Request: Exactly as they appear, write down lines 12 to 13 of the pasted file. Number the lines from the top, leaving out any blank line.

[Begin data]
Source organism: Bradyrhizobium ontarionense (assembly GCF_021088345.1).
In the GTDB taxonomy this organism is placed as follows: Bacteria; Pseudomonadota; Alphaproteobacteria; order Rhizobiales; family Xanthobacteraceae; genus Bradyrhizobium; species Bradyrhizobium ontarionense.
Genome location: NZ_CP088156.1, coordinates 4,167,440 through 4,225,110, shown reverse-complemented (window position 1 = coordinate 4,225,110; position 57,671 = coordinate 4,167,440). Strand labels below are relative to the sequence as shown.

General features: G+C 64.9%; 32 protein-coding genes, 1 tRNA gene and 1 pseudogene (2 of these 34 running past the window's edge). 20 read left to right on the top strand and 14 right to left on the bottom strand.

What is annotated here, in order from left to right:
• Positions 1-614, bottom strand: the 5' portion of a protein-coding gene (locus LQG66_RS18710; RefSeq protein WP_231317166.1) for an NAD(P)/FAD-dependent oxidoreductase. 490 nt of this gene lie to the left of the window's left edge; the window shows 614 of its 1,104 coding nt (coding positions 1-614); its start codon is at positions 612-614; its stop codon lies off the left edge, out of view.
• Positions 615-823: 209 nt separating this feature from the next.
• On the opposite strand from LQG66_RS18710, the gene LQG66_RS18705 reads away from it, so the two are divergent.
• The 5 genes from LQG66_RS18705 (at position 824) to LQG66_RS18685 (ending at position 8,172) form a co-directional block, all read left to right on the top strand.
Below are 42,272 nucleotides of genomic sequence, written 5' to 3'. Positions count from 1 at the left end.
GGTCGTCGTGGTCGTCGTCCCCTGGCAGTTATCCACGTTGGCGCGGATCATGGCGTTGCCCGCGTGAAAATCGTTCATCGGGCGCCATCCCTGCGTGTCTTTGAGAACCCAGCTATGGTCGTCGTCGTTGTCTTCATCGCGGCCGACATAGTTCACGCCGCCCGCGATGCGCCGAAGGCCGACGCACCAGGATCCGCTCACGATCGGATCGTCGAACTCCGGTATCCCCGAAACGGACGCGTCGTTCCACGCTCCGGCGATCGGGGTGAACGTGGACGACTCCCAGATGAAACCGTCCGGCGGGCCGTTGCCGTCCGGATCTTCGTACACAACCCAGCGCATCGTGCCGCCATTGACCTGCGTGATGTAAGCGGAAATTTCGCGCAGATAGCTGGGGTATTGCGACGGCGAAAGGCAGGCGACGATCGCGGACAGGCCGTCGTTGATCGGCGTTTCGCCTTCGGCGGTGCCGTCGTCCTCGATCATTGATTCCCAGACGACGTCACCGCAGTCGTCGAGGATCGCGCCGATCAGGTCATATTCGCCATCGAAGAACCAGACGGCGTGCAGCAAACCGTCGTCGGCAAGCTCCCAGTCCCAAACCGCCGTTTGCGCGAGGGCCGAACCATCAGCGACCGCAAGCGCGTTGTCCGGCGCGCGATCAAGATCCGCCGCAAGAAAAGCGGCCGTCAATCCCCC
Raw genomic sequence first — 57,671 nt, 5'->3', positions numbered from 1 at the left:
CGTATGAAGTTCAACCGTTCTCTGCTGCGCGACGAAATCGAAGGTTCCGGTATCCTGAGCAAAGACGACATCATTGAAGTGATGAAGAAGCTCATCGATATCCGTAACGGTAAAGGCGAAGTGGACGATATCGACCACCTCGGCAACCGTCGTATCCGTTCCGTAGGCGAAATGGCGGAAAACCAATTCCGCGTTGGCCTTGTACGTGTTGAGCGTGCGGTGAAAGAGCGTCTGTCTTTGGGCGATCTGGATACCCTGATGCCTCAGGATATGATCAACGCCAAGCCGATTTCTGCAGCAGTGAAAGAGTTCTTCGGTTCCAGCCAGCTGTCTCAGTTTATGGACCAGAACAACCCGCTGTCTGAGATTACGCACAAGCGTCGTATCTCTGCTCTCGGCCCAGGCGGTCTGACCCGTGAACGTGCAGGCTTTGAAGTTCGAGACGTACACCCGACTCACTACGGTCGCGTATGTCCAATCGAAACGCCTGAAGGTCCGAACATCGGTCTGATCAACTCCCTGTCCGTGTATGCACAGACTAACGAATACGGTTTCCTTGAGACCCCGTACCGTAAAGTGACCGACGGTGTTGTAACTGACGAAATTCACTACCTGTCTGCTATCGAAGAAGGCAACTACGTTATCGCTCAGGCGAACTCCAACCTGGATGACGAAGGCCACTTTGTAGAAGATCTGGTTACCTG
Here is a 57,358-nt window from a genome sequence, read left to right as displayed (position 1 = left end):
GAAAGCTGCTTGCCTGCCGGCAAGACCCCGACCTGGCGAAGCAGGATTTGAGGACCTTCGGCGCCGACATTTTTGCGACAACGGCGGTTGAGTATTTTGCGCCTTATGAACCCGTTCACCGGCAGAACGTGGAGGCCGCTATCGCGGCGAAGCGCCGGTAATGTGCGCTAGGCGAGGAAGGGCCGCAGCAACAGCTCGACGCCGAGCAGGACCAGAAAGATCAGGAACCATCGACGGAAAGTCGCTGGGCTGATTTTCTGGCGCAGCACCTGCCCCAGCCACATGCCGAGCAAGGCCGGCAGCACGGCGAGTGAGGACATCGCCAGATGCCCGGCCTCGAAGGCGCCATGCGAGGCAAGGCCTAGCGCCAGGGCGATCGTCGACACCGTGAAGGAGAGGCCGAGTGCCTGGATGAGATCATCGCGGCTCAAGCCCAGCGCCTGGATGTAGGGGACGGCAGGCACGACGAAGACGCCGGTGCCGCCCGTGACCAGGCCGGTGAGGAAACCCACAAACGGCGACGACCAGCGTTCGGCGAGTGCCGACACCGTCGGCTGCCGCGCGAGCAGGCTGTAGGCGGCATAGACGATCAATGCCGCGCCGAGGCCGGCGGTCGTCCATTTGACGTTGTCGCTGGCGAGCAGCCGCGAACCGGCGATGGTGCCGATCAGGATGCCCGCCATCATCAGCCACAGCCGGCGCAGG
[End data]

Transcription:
Raw genomic sequence first — 57,671 nt, 5'->3', positions numbered from 1 at the left:
CGTATGAAGTTCAACCGTTCTCTGCTGCGCGACGAAATCGAAGGTTCCGGTATCCTGAGCAAAGACGACATCATTGAAGTGATGAAGAAGCTCATCGATATCCGTAACGGTAAAGGCGAAGTGGACGATATCGACCACCTCGGCAACCGTCGTATCCGTTCCGTAGGCGAAATGGCGGAAAACCAATTCCGCGTTGGCCTTGTACGTGTTGAGCGTGCGGTGAAAGAGCGTCTGTCTTTGGGCGATCTGGATACCCTGATGCCTCAGGATATGATCAACGCCAAGCCGATTTCTGCAGCAGTGAAAGAGTTCTTCGGTTCCAGCCAGCTGTCTCAGTTTATGGACCAGAACAACCCGCTGTCTGAGATTACGCACAAGCGTCGTATCTCTGCTCTCGGCCCAGGCGGTCTGACCCGTGAACGTGCAGGCTTTGAAGTTCGAGACGTACACCCGACTCACTACGGTCGCGTATGTCCAATCGAAACGCCTGAAGGTCCGAACATCGGTCTGATCAACTCCCTGTCCGTGTATGCACAGACTAACGAATACGGTTTCCTTGAGACCCCGTACCGTAAAGTGACCGACGGTGTTGTAACTGACGAAATTCACTACCTGTCTGCTATCGAAGAAGGCAACTACGTTATCGCTCAGGCGAACTCCAACCTGGATGACGAAGGCCACTTTGTAGAAGATCTGGTTACCTG